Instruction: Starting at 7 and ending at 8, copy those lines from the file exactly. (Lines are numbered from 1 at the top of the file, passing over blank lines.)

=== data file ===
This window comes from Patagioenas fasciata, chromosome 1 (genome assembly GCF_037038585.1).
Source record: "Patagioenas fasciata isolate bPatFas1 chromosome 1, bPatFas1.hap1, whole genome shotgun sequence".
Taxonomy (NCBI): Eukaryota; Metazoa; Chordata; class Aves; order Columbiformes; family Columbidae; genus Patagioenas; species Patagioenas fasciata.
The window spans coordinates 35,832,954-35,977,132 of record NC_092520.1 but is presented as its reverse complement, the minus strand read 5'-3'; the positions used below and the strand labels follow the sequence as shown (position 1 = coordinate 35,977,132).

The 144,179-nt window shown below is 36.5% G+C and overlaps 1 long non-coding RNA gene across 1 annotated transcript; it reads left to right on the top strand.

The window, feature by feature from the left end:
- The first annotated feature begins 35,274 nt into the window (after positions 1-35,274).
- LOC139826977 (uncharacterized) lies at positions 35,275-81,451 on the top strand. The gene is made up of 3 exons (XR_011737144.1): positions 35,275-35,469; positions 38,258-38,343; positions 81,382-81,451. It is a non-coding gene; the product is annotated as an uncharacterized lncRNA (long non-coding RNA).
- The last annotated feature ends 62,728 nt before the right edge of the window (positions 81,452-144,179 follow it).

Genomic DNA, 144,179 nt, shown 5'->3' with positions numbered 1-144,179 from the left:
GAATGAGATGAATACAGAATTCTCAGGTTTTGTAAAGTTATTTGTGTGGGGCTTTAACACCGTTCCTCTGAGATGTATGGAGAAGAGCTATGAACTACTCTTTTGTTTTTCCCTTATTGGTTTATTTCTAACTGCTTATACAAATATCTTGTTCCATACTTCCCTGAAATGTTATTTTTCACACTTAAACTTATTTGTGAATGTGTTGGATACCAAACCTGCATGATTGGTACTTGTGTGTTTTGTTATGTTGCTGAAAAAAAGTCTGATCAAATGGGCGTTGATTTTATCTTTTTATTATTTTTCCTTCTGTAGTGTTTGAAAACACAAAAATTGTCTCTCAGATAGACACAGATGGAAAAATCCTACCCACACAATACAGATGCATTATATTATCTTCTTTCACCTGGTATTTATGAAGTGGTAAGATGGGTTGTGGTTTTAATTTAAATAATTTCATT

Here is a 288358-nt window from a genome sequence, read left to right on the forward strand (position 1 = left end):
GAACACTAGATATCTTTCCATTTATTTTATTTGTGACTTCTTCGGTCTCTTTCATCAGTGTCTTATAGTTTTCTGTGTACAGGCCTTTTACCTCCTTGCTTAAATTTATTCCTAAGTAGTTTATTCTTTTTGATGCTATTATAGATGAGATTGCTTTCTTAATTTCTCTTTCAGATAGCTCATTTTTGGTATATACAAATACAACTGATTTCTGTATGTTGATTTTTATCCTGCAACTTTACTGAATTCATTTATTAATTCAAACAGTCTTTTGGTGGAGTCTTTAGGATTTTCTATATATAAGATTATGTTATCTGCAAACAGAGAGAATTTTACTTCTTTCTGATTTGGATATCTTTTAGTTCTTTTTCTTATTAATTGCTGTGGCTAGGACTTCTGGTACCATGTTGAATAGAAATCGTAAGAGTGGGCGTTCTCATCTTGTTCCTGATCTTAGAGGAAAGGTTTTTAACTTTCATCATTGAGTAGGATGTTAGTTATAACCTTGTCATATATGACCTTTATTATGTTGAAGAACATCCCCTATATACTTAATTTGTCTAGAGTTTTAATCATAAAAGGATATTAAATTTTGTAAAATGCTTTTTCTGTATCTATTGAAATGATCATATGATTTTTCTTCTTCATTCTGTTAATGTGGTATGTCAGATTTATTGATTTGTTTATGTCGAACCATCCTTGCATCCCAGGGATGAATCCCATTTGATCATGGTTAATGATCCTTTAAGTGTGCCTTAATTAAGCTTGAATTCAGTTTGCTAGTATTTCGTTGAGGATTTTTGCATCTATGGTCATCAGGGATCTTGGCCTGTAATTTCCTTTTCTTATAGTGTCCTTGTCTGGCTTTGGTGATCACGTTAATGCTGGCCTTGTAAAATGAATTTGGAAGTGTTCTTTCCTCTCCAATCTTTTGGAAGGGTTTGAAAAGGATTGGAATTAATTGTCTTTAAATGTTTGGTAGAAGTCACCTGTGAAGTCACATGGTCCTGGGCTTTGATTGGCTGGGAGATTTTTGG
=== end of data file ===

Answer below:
- The first annotated feature begins 35,274 nt into the window (after positions 1-35,274).
- LOC139826977 (uncharacterized) lies at positions 35,275-81,451 on the top strand. The gene is made up of 3 exons (XR_011737144.1): positions 35,275-35,469; positions 38,258-38,343; positions 81,382-81,451. It is a non-coding gene; the product is annotated as an uncharacterized lncRNA (long non-coding RNA).